Betty is an industrious, hard-working woman. She has several children that she struggles to raise on her own. Her home is neat, clean and well kept. She wants more than anything to educate her children. Betty heard about the Women’s Bank of Kabingo and applied for her first microloan. She received the loan because of her good standing in the community. With a loan for $80 or 250,000 Ugandan schillings, Betty had her treadle-foot sewing machine repaired (there is no electricity in Kabingo) and bought fabric so she could start a sewing business! She paid back her loan in full as she was making and selling gomezes (the traditional Ugandan dress for women in the village). With this also came the request to repair other clothes, make blouses and pants. Her business started.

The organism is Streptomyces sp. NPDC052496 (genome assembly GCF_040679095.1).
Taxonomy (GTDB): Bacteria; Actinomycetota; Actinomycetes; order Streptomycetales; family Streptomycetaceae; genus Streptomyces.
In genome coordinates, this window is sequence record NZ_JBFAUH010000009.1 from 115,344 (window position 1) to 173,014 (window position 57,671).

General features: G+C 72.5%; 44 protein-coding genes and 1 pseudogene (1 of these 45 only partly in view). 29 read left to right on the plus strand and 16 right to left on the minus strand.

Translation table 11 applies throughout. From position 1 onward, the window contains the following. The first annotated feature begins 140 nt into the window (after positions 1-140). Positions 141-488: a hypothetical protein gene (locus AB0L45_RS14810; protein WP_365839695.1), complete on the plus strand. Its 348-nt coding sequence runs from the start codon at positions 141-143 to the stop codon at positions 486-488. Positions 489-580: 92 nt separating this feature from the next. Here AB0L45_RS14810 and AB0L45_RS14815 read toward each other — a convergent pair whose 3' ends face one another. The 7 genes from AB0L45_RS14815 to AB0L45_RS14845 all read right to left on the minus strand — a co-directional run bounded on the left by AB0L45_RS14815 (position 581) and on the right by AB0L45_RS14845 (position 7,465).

Betty spoke to us of the problem of villagers having little money, requiring them to pay slowly over time for their garments. This created a cash flow problem. Without their payment she could not buy new fabric to make gomezes. Betty realized quickly that she would need a second loan just to purchase a supply of fabric so she could keep sewing. This she did and she continues to make new clothing.
Betty’s reputation for hard work is known throughout the village so when a new bunch of piglets was born in the Piglet Co-op, she was given three to begin her piggery. She is raising the pigs and can afford to feed them with the money from her sewing business. One pig died but two survived. She had her pig inseminated and it had 9 piglets! Three she passed on to another woman in the village as her payback, she sold three and she remains with three. A second business has been started!
Betty is now able to pay school fees for her children. She is proud of her hard work and independence. She is full of hope and gratitude.
It is truly amazing how just $80 can change a woman’s life and a family’s trajectory!